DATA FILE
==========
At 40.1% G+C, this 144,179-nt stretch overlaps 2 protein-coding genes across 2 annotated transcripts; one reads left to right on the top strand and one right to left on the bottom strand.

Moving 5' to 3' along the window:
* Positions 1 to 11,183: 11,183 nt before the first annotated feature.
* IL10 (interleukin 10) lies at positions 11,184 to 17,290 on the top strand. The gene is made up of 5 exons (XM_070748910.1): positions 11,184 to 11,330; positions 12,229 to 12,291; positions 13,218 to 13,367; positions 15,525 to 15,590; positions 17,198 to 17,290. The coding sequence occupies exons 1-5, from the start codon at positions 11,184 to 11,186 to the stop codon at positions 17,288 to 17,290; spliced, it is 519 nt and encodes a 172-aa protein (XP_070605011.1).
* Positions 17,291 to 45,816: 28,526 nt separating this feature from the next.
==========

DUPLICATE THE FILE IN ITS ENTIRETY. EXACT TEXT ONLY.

At 40.1% G+C, this 144,179-nt stretch overlaps 2 protein-coding genes across 2 annotated transcripts; one reads left to right on the top strand and one right to left on the bottom strand.

Moving 5' to 3' along the window:
* Positions 1 to 11,183: 11,183 nt before the first annotated feature.
* IL10 (interleukin 10) lies at positions 11,184 to 17,290 on the top strand. The gene is made up of 5 exons (XM_070748910.1): positions 11,184 to 11,330; positions 12,229 to 12,291; positions 13,218 to 13,367; positions 15,525 to 15,590; positions 17,198 to 17,290. The coding sequence occupies exons 1-5, from the start codon at positions 11,184 to 11,186 to the stop codon at positions 17,288 to 17,290; spliced, it is 519 nt and encodes a 172-aa protein (XP_070605011.1).
* Positions 17,291 to 45,816: 28,526 nt separating this feature from the next.